Is America Lost Without Sports? 1

You could argue that, as a fan of Detroit teams, I haven’t had much “sports” to watch in recent years anyway. And you could argue that, given the harms caused by its excesses, it’s about time that the sports industrial complex took a breather.

Certainly this historic halt of sports—suspended seasons from the NBA, NHL, MLB, XFL, the Euroleague, and all major soccer leagues; canceled championships from March Madness and a raft of other college sports, including hockey, baseball, softball, track and field, swimming and diving, wrestling, and gymnastics; canceled PGA Tour and tennis tournaments; and postponements from the Masters and the Boston and London marathons— is the right thing to do for public health. Amidst the rising threat from the novel coronavirus, it is heartening to see that we have our priorities straight.

At the same time, to have a huge part of our cultural life cut off like this — abruptly, indefinitely, and with such totality—is a shock. Today, as it happens, is Selection Sunday, when the men’s and women’s March Madness brackets are usually set, and we all start thinking about which 12 seed is really going to upset which 5. Well, not this year.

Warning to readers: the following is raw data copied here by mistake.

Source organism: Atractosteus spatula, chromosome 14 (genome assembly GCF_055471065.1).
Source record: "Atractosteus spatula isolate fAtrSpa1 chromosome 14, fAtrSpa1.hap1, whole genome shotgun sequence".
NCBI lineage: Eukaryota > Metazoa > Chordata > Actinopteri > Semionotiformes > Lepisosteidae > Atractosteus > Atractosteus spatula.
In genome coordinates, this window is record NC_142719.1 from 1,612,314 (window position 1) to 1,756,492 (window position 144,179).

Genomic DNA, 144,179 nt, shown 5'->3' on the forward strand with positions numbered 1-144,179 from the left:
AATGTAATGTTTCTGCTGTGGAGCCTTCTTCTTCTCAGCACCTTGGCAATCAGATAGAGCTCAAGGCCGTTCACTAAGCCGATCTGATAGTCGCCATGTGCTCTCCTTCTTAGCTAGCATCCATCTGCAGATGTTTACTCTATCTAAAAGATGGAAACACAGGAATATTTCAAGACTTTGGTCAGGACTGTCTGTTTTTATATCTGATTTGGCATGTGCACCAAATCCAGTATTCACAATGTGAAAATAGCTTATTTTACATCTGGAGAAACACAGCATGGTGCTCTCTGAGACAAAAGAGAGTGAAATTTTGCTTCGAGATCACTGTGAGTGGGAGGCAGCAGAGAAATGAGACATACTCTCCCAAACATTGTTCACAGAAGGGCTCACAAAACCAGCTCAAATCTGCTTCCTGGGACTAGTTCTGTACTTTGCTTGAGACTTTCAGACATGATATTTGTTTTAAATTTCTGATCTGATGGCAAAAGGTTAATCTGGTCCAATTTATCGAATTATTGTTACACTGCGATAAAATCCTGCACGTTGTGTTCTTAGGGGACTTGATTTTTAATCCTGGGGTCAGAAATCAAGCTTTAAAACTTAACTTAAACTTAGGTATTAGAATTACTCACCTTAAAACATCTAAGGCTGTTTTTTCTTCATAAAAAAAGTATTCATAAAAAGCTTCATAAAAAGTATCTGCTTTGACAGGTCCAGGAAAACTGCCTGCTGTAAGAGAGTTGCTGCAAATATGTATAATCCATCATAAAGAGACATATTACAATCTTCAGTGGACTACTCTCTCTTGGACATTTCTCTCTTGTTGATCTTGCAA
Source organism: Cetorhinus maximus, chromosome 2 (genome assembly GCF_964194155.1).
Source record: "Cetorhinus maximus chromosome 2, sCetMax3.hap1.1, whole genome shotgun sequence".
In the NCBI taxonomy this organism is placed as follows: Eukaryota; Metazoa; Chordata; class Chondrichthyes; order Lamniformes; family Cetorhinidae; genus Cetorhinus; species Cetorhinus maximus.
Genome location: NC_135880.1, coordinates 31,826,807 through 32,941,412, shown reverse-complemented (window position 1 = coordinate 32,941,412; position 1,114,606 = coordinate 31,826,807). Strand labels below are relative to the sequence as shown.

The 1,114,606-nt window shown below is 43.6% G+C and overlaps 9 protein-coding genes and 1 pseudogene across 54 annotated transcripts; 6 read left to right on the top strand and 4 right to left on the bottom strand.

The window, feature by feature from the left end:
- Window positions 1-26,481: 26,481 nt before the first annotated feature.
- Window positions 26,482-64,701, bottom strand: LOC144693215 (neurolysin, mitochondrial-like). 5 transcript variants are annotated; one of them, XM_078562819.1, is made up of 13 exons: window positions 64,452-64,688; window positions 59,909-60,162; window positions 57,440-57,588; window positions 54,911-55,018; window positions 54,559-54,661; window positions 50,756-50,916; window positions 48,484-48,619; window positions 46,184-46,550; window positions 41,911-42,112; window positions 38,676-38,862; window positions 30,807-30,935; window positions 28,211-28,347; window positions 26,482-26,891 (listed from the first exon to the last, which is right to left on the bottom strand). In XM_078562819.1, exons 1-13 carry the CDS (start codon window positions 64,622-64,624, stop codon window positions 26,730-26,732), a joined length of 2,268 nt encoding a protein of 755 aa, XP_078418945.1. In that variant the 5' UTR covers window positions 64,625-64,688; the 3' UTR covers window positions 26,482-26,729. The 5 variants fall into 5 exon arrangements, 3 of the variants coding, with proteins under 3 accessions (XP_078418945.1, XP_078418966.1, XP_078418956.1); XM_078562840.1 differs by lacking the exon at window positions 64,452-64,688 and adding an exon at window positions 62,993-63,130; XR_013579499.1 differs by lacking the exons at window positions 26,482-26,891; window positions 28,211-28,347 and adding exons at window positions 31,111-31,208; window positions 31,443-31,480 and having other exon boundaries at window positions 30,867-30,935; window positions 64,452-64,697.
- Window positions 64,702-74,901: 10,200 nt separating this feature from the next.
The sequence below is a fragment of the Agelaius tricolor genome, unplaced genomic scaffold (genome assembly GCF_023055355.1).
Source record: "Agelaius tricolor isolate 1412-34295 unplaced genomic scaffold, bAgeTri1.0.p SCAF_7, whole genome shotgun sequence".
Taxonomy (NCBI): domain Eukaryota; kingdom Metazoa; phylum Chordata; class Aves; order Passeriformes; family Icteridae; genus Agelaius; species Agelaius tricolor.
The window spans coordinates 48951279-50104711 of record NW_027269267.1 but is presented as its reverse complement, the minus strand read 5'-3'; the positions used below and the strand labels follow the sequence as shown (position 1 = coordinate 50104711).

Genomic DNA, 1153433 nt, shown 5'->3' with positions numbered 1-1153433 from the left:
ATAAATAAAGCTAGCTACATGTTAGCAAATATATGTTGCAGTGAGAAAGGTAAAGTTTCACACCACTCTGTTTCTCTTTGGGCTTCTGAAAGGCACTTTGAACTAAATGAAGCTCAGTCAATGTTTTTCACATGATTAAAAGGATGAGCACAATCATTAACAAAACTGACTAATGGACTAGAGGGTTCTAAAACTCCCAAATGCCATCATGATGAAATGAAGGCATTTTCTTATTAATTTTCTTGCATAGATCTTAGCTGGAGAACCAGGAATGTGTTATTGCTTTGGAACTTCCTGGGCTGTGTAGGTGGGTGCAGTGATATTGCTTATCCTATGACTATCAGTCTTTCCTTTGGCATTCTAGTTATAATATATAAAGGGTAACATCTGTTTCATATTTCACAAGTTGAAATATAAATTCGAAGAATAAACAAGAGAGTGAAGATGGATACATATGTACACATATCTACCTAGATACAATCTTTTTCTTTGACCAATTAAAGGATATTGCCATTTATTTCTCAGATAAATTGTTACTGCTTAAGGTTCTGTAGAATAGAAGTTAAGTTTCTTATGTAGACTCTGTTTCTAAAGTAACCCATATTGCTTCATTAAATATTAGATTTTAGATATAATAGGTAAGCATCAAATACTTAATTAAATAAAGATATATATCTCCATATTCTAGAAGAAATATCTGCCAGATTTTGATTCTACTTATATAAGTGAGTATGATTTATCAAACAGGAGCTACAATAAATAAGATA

I grieve for the athletes. I grieve for our loss as fans. It’s like I woke up one morning to find all my best buddies suddenly moved out of the neighborhood, all at once, to places unknown. 

Sports is nothing if not a portal for storytelling, each season a new chapter in a book that many of us have been reading for decades. An ancient book, really, and one that we have a compulsion to reenact. Think of the rituals associated with the most ancient games of all, the Olympics. This year’s installment is scheduled to open in Japan in late July. Japan and the IOC insist for now that the Games will go on. But the age-old ritual of the Olympic flame-lighting ceremony in Greece was held Thursday with no spectators, and the torch relay through Greece was suspended Friday. Think of kids playing out last night’s sports highlights in the backyard.

“It’s just a game” is a cliché that is both true and not true. Here we have one of the few public squares where adults have permission to play. Besides bringing wholehearted joy and inspiration to an enormous number of people, sports are a cue for grown people to sing together, to chant, to dress up in costumes and common colors, to joke around. The whole spectrum of emotion, from sorrow to unbridled delight, becomes a shared experience, as we comfort one another and celebrate with perfect strangers. Sports are aesthetically beautiful, too: the body in motion, the awe-inspiring feats of physical intelligence, the vivid sensory experience of sitting high in the grandstands on a spring afternoon. 

This is not a small loss.